Review: Knock Knock by DJ Koze

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DJ Koze

Knock Knock is a sternly professional album by an artist who’s typically more playful; a demo reel by an artist we already know is capable of great things. 2013’s Amygdala is one of the best “artist albums” ever made by a house producer. But while that record seemed to rise naturally from the landscape, Knock Knock is constructed—a community planned around an architect’s vision. Luckily for us, few producers impose a more fearsome vision on their art than DJ Koze.

The German has only made three albums since 2005, but his catalog of apocrypha is extensive: a DJ-Kicks mix in 2015 (brilliant), a compilation from his Pampa label (inconsistent), a collection of sketches as Adolf Noise (fun). These releases are united by his personality. He’s a psychedelic, puckish prankster, in love with house music as well as hip-hop and Sgt. Pepper, which informed Amygdala and potentially the melody of “Moving in a Liquid” here. Like Paul McCartney, his music is marked by euphoric lapses into childish joy. You know that moment on “Yellow Submarine” when the sea captain with the megaphone exclaims “submarine, haha!” Koze sells that guileless feeling by the bottle. I can’t think of a single moment in his catalog that’s played for irony; even his acapella cover of “We Are The World” from the Adolf Noise record doesn’t make fun of the song but transmutes its communal ecstasy to drunken solitude.

There’s no shortage of this feeling on Knock Knock, but this time the music seems to be mostly about Koze’s ability to create it. From the opening swell of maudlin strings and cetacean bass, the overwhelming feeling of this album is of its creator’s heedless joy—of “I’m motherfucking DJ Koze.” It doesn’t feel like a symphony to God the way Amygdala did, and it’s too high-stakes to rub elbows with most of the rest of his work. Here, the thrills come from the enviable roster of guests (sampled artists like Bon Iver and Gladys Knight get full billing) and the way Koze incorporates his quirks and penchant for tearjerking into building their sky-high platforms.

There are vocalists on most of these tracks, and while minor indie stars like Matthew Dear and Milosh drifted through Amygdala like fellow travelers on the autobahn, here the songs are as much about the guests as the host. You can imagine how much fun Koze must have had calling up Lambchop’s beautifully deadpan frontman Kurt Wagner for “Muddy Funster,” and if you’ve ever heard a Lambchop song, you can share in some of that delight as you press play on the track and wait for him to start neuroting. Ditto Speech from the ‘90s Atlanta rap group Arrested Development, who hasn’t been much in the spotlight recently but whom Koze calls up for the daisy-rap delight “Colors of Autumn” like Tarantino summoning Travolta for Pulp Fiction.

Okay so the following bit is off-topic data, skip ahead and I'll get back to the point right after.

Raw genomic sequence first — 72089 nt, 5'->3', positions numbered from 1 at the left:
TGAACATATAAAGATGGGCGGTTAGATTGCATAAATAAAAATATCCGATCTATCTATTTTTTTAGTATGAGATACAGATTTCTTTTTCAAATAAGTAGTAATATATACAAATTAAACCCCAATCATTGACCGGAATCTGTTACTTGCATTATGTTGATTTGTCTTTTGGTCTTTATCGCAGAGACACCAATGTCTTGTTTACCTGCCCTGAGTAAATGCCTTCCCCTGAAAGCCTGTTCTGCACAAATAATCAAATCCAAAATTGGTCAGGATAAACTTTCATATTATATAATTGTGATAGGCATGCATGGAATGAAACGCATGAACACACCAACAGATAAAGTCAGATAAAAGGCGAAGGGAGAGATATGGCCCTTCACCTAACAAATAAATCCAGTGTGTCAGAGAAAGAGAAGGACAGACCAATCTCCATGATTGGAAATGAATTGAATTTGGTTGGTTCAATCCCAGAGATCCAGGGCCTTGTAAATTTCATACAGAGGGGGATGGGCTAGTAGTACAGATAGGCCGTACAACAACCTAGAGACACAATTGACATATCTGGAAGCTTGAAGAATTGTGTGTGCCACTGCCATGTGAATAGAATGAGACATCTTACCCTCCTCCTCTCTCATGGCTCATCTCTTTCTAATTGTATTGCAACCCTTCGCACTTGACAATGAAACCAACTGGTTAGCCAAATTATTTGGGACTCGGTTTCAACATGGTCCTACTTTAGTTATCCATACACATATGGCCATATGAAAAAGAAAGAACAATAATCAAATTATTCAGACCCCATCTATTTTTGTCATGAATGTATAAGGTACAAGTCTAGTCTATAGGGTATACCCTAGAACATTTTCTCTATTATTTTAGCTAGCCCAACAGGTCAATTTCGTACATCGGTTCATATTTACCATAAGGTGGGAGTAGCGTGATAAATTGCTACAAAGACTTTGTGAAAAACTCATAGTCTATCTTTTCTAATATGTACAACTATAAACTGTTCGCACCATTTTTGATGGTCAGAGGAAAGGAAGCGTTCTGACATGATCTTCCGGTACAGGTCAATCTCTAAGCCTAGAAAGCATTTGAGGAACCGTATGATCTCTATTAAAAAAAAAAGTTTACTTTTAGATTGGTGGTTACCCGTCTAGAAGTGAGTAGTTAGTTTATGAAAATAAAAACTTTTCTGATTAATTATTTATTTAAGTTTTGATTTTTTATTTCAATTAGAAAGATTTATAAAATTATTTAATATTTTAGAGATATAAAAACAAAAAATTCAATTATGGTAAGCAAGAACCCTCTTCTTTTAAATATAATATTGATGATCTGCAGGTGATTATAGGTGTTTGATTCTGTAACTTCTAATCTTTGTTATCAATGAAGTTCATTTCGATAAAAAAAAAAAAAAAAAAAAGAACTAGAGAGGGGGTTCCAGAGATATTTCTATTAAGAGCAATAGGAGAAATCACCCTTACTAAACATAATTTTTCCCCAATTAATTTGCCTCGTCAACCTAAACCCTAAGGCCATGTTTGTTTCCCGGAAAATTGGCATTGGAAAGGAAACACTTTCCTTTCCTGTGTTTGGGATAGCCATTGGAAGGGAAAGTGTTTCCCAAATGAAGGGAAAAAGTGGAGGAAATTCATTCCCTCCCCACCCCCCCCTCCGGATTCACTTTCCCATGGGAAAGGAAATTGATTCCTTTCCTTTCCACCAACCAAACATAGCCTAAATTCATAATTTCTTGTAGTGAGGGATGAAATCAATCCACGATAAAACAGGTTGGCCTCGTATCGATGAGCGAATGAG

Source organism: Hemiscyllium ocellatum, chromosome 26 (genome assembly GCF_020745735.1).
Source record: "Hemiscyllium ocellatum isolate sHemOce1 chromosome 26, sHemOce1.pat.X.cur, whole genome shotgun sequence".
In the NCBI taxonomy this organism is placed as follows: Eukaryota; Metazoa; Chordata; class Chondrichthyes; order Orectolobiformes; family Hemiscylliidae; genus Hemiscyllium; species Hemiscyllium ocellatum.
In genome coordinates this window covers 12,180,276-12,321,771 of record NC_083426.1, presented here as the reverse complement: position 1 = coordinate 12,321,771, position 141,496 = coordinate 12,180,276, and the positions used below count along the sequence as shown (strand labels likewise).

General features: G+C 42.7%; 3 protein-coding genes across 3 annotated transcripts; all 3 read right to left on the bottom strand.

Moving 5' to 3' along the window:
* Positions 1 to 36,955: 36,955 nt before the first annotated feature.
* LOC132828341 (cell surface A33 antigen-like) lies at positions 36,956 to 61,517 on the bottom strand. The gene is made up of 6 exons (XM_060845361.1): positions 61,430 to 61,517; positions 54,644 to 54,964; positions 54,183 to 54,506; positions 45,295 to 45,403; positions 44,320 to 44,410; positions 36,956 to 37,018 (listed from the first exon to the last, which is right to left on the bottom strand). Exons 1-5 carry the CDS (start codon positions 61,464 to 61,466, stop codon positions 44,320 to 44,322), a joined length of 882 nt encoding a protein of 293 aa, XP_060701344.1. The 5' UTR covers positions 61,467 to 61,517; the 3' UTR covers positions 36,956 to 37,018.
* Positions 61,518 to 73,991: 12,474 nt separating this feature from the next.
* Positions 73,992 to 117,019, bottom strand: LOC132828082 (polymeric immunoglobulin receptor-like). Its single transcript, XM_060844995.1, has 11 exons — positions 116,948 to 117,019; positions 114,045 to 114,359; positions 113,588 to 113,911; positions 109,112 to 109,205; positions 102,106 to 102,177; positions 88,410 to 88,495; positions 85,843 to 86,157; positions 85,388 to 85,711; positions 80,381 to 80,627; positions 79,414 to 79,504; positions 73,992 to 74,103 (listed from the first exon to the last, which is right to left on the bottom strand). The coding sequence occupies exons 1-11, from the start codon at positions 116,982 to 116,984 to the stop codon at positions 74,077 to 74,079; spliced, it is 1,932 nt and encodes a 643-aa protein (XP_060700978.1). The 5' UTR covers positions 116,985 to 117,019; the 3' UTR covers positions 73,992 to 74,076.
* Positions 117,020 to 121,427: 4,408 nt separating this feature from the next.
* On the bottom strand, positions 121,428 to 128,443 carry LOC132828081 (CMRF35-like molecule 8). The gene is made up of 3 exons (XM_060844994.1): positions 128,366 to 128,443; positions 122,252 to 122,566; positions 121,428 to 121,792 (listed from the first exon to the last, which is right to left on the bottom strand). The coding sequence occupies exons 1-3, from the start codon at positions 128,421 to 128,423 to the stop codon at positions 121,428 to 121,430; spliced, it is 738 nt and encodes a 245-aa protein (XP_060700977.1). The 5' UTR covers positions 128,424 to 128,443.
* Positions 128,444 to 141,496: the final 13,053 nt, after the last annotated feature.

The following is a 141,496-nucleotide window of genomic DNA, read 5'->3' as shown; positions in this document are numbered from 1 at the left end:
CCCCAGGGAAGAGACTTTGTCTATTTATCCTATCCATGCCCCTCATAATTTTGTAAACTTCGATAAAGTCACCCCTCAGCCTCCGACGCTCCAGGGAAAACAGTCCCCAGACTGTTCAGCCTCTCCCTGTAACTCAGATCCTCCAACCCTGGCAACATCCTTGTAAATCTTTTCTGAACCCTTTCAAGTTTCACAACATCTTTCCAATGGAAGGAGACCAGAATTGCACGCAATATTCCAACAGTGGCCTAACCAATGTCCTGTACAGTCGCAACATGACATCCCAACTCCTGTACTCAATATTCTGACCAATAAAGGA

Koze has the clout and the budget to nab most singers on the music-crit circuit, but he’s amazingly fair and works wonders with his lesser-known guests. Sophia Kennedy, Pampa’s breakout star, has two fantastic guest turns, and on “This Is My Rock” the beat seems to shrink away from her in deference, like the band quieting down when Fela Kuti starts singing. “Moving in a Liquid” is the best track here because of the interaction between the beat and unknown singer Eddie Fummler, whose only credit so far is here. Koze introduces the song, the vocal sample quiets down a bit, Fummler starts singing—and then the sample rises up again to greet Fummler like a dog rushing to greet its master when he comes home. It’s almost heartwarming.

Few producers know their way around a vocal sample like Koze, and the disco edit “Pick Up” evokes Luomo’s Vocalcity in its mastery of the vocal tease. He unveils a sample of Gladys Knight one word at a time: “neither one of us wants to be the first…” she stutters at first, before Koze allows her to finish her sentence and the full sadness of the lyric hits us. His treatment of samples here is less abstract than on Amygdala, where he distorted disembodied missives from Marvin Gaye or Carole King until they communicated the emotions but not the words. He leaves Knight and Bon Iver unsullied, though Bon Iver’s lyrics are abstract enough as they are.

“Pick Up,” at six and a half minutes, is the longest track here. This points both to how song-oriented Knock Knock is and how in its back half, when Koze really lets the album sprawl, it feels more like a collection of outtakes than part of the landscape. “Lord Knows” and “Baby (How Much I LFO You)” feel like beats Koze made in his spare time, and though they might work on a lower-stakes album, here they feel like shacks sandwiched between skyscrapers. Knock Knock is about the same length as Amygdala, but that album had longer tracks like “La Duquesa” that were pure scenery and gave the record some room to breathe. With so much going on, Knock Knock can feel like too much of a good thing as it crawls through its final third.

The weightiness of this record compared to the lightness of its predecessors is ultimately what keeps it from the crown jewels of the Koze discography, though it’s leagues ahead of the Pampa compilation or Koze’s competent debut Kosi Comes Around. Perhaps the pressure of making good on his impressive run of minor releases, all of which were critically well-received, drove Koze to really make an impression with this album. It comes on strong when you first press play on it, less so on subsequent listens. This is the kind of album you might find yourself less inclined to play all the way through than scroll through the tracklist and queue up songs at will, but there’s enough great music here that you could have a new favorite song every day. B PLUS